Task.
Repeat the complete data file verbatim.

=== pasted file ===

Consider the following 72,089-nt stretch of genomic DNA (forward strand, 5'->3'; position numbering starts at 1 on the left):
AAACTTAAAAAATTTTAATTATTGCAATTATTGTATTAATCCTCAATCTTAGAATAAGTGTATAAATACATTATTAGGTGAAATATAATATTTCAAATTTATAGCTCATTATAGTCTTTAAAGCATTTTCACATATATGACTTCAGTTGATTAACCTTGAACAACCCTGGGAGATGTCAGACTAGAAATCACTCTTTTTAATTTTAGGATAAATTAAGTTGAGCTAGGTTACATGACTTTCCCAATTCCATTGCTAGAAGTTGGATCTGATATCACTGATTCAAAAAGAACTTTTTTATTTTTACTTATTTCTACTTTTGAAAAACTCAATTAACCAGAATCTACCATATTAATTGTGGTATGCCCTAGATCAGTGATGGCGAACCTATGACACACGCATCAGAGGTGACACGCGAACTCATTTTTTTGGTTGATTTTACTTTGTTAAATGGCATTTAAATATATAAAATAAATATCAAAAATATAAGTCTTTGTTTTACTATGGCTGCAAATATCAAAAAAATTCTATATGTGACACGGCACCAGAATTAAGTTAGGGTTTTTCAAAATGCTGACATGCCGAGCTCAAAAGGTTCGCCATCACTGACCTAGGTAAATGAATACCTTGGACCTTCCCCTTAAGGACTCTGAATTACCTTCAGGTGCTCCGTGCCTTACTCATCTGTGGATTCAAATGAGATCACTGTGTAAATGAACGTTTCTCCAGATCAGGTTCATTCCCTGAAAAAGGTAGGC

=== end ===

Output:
Consider the following 72,089-nt stretch of genomic DNA (forward strand, 5'->3'; position numbering starts at 1 on the left):
AAACTTAAAAAATTTTAATTATTGCAATTATTGTATTAATCCTCAATCTTAGAATAAGTGTATAAATACATTATTAGGTGAAATATAATATTTCAAATTTATAGCTCATTATAGTCTTTAAAGCATTTTCACATATATGACTTCAGTTGATTAACCTTGAACAACCCTGGGAGATGTCAGACTAGAAATCACTCTTTTTAATTTTAGGATAAATTAAGTTGAGCTAGGTTACATGACTTTCCCAATTCCATTGCTAGAAGTTGGATCTGATATCACTGATTCAAAAAGAACTTTTTTATTTTTACTTATTTCTACTTTTGAAAAACTCAATTAACCAGAATCTACCATATTAATTGTGGTATGCCCTAGATCAGTGATGGCGAACCTATGACACACGCATCAGAGGTGACACGCGAACTCATTTTTTTGGTTGATTTTACTTTGTTAAATGGCATTTAAATATATAAAATAAATATCAAAAATATAAGTCTTTGTTTTACTATGGCTGCAAATATCAAAAAAATTCTATATGTGACACGGCACCAGAATTAAGTTAGGGTTTTTCAAAATGCTGACATGCCGAGCTCAAAAGGTTCGCCATCACTGACCTAGGTAAATGAATACCTTGGACCTTCCCCTTAAGGACTCTGAATTACCTTCAGGTGCTCCGTGCCTTACTCATCTGTGGATTCAAATGAGATCACTGTGTAAATGAACGTTTCTCCAGATCAGGTTCATTCCCTGAAAAAGGTAGGC